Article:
Joachim Coucke at Yoko Uhoda Gallery

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Artists: Joachim Coucke (featuring Federico Acal, Liesbeth Doms, Olga Fedorova, Spiros Hadjidjanos, Tilman Hornig, Kareem Lotfy and Xavier Mary)

Exhibition title: Deeper Minds

Venue: Yoko Uhoda Gallery, Liège, Belgium

Date: June 9 – July 10, 2016

Photography: all images copyright and courtesy of the artists and Yoko Uhoda

Digital data does not allow us to forget. We enter the mind through a screen. It’s the backdoor to the unconscious. Google, Apple and the Facebook’s of this world own our souls. Everywhere and anytime our information is collected and stored in huge data centres. Every step we take, every decision we make, is monitored and analyzed through our devices.

These data centres are the heart of what the industry calls ‘Big Data’. The stored information is not only used to send us personalized advertisements. But also to prevent wars, plan cities and predict future human behaviour.

A big threat to our online freedom is the Google business model, as money is directly made out of these ‘Big Data’. Google controls what we know and keeps us in a virtual bubble. This was long foreseen by George Orwell in ‘Nineteen Eighty-Four’, in which the author portrays a Big Brother like society. Nowadays there’s no need for government spies with cameras or microphones since our data, which is scattered, reveals a lot of who we are and what we stand for.

So privacy became an obsolete idea in the Internet age. But it’s not too late yet to install rules on how to deal and trade these data. Data has long been used to sell commodities or services but it has never been seen as a potential product. Now the time is right as we are all producers and we should all be able to benefit from the growing sea of information.

The race for data and artificial intelligence is at a peak. Ray Kurzweil (an American inventor and entrepreneur) believes that, by 2029, computers will be able to do all the things humans do, and even better. Is artificial intelligence already more than just a voice in the computer? Lately, there’s a lot of discussion on artificial intelligence because great minds fear a Terminator-like scenario, especially with the great techno-titans buying themselves in on the race. A lot of political and ethical questions arise.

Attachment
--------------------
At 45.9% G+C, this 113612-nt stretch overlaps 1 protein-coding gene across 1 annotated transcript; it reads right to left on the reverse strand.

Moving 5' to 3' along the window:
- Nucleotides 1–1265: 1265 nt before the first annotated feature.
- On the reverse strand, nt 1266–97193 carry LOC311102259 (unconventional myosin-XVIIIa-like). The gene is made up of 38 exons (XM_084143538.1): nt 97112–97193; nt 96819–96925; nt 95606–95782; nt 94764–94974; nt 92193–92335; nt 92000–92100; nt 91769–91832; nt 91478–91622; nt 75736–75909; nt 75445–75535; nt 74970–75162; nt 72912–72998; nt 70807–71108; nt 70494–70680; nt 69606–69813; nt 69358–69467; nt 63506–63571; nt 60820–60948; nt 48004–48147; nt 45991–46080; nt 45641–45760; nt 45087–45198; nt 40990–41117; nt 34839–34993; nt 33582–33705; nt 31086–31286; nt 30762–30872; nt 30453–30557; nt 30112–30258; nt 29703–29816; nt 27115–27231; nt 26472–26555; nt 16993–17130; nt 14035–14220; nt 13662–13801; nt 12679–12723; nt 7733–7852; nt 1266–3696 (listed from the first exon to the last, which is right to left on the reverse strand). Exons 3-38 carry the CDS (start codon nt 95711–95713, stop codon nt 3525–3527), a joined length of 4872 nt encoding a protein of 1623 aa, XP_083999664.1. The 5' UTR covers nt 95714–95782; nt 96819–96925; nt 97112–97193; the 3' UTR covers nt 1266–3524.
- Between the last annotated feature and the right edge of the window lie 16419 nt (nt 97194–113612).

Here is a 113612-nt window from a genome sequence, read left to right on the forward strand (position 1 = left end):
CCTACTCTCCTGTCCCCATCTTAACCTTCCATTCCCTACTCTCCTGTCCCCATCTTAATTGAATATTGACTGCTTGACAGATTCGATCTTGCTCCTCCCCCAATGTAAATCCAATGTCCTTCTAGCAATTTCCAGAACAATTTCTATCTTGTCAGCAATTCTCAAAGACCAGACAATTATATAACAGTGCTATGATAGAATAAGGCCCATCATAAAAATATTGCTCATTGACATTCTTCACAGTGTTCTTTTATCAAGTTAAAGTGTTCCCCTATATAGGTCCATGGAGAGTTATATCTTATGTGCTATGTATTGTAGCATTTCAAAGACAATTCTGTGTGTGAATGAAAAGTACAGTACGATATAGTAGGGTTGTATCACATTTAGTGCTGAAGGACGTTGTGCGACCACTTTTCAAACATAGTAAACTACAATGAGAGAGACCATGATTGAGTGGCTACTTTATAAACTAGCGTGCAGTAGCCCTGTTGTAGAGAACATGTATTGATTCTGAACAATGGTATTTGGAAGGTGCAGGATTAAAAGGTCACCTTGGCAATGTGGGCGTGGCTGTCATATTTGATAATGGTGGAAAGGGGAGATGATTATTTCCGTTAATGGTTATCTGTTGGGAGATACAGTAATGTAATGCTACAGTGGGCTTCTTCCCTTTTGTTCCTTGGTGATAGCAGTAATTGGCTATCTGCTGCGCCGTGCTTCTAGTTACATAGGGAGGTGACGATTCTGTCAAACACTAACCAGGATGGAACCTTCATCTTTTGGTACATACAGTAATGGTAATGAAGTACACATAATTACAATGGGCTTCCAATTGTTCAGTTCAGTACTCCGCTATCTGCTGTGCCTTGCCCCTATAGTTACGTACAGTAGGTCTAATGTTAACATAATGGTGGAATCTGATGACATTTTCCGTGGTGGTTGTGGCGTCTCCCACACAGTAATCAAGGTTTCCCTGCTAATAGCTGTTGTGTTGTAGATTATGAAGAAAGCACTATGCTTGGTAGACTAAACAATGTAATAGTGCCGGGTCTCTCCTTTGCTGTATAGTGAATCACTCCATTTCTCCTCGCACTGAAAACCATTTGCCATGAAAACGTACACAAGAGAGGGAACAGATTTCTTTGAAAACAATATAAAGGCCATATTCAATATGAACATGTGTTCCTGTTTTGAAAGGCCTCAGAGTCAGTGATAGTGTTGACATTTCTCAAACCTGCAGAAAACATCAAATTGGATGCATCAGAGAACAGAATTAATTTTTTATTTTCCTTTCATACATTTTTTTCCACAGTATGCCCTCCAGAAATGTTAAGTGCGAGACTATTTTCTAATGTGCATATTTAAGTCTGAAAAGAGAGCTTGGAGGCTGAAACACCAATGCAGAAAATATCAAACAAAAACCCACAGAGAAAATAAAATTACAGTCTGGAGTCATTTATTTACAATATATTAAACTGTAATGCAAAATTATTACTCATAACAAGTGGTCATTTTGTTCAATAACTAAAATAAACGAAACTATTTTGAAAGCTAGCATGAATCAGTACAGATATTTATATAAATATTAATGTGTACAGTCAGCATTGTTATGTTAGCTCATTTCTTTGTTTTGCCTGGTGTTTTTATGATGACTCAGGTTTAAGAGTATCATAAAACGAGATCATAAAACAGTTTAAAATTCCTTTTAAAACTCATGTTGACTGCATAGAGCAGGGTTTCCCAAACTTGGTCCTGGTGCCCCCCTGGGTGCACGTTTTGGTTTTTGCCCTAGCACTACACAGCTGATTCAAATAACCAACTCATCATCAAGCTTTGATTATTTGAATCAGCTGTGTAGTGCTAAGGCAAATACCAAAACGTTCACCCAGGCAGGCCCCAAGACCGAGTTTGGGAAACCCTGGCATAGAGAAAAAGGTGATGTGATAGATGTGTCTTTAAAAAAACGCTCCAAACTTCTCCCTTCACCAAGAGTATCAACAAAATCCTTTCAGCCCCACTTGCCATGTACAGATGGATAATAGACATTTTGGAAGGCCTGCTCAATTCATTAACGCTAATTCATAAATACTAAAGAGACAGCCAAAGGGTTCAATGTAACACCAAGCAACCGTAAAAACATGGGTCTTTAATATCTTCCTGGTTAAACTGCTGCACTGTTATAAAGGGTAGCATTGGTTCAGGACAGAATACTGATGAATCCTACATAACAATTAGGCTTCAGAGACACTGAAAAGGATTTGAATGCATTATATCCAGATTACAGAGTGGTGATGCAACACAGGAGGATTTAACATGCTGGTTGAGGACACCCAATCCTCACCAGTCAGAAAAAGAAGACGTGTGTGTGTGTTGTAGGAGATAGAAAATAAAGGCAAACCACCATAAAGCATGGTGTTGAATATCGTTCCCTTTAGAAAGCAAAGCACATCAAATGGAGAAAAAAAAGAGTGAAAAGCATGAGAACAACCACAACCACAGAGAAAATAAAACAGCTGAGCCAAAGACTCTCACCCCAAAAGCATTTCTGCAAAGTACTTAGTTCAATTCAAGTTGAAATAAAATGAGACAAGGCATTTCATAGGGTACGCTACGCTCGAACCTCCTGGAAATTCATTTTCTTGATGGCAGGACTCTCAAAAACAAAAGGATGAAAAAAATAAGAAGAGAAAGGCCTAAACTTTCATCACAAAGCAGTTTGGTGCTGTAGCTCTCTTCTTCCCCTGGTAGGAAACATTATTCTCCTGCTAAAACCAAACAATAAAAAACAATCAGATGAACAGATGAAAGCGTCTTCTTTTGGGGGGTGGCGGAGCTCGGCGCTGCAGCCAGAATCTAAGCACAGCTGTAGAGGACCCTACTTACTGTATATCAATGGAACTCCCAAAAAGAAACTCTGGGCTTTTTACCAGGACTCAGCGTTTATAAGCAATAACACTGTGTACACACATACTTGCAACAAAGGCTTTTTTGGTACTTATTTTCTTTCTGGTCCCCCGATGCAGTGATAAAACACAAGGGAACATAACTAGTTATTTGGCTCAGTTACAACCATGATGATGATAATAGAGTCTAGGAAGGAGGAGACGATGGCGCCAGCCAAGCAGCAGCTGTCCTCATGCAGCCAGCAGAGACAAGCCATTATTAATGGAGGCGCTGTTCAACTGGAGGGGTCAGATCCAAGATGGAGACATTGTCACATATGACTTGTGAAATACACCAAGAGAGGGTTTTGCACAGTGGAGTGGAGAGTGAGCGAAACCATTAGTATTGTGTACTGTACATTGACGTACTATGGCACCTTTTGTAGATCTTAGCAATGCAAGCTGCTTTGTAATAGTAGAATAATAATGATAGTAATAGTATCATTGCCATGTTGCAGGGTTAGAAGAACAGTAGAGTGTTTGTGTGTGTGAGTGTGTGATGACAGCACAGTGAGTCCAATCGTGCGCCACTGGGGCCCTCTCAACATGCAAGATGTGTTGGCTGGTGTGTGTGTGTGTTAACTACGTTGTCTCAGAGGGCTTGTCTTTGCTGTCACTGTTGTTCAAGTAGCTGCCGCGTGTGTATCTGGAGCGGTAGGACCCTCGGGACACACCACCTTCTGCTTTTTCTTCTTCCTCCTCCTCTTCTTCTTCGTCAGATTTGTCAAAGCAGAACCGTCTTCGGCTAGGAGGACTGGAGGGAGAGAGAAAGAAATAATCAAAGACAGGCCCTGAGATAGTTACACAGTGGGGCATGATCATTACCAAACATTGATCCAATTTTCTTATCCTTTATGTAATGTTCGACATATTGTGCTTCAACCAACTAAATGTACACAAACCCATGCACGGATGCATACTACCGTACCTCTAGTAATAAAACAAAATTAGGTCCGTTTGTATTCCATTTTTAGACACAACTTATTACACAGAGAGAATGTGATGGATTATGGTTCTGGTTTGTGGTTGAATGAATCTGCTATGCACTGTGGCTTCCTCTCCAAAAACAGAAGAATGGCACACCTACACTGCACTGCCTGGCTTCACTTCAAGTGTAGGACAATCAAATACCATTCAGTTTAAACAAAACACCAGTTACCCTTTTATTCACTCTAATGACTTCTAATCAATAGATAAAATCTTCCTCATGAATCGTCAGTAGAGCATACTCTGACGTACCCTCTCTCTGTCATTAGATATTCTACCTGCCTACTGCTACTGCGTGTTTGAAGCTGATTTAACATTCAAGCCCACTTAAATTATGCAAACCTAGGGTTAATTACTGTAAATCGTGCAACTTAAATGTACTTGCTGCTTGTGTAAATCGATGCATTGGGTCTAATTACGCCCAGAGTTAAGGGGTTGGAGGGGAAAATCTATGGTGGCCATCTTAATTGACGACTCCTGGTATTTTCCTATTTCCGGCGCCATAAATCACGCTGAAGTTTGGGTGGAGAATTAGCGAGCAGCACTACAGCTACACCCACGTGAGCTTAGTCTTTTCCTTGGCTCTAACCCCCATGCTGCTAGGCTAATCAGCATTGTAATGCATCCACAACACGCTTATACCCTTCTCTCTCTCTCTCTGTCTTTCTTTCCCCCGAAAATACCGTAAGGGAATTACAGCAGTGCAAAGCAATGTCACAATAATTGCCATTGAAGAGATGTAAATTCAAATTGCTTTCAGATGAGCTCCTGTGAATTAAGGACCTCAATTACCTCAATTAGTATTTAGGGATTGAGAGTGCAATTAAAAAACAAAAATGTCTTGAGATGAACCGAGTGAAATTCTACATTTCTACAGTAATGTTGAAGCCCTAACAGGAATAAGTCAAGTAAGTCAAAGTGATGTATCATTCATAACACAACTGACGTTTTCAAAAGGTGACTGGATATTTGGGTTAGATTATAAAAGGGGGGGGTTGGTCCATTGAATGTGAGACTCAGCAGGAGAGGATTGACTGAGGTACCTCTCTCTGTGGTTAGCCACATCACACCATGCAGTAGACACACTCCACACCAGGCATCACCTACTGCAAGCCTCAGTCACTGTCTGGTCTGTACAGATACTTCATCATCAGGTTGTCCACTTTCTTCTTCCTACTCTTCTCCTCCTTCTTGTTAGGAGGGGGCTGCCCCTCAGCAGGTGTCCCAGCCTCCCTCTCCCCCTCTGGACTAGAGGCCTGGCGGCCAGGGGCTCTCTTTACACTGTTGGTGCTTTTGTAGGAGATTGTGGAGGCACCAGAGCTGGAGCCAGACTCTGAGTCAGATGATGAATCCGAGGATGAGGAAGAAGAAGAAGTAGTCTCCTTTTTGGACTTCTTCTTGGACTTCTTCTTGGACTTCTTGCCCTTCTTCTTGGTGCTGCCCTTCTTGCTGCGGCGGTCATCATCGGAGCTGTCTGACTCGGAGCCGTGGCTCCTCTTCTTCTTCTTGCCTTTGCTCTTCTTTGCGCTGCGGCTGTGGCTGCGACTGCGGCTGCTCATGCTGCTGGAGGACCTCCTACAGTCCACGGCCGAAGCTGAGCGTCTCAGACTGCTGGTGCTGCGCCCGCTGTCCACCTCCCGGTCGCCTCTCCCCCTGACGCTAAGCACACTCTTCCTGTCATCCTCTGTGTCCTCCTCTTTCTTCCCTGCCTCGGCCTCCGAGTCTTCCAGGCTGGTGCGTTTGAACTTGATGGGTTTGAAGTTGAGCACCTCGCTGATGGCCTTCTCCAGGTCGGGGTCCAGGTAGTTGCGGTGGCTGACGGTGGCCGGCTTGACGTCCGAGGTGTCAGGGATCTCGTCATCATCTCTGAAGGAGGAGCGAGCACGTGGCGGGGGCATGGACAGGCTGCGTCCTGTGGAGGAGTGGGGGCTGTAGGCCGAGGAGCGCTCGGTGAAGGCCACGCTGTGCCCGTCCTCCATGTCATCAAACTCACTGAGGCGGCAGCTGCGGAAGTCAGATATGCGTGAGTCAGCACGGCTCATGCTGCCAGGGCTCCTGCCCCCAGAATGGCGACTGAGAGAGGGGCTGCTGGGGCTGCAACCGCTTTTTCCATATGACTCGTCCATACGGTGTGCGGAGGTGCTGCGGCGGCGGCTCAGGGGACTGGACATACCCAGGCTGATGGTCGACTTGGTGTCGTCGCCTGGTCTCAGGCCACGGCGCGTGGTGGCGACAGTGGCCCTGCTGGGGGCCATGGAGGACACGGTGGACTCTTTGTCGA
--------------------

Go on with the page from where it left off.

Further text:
This made me wonder: what if an artificial brain would write about my work? What if a robot would make my art? What would the outcome be?

But remember, you are what you like. We are the deeper minds.

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Joachim Coucke, Desk for the empty minds (version 2), 2016
Lightbox, 120 x 90 x 14 cm

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Joachim Coucke, Frequently Answered Questions_Office workers, 2016 (detail)
Mixed media. Variable dimensions

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Joachim Coucke, Frequently Answered Questions_Office workers, 2016 (detail)
Mixed media. Variable dimensions

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Joachim Coucke, Frequently Answered Questions_Office workers, 2016 (detail)
Mixed media. Variable dimensions

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Joachim Coucke, Containing the future (Reading robot), 2016
Mixed media, 38,5 x 32 x 59,5 cm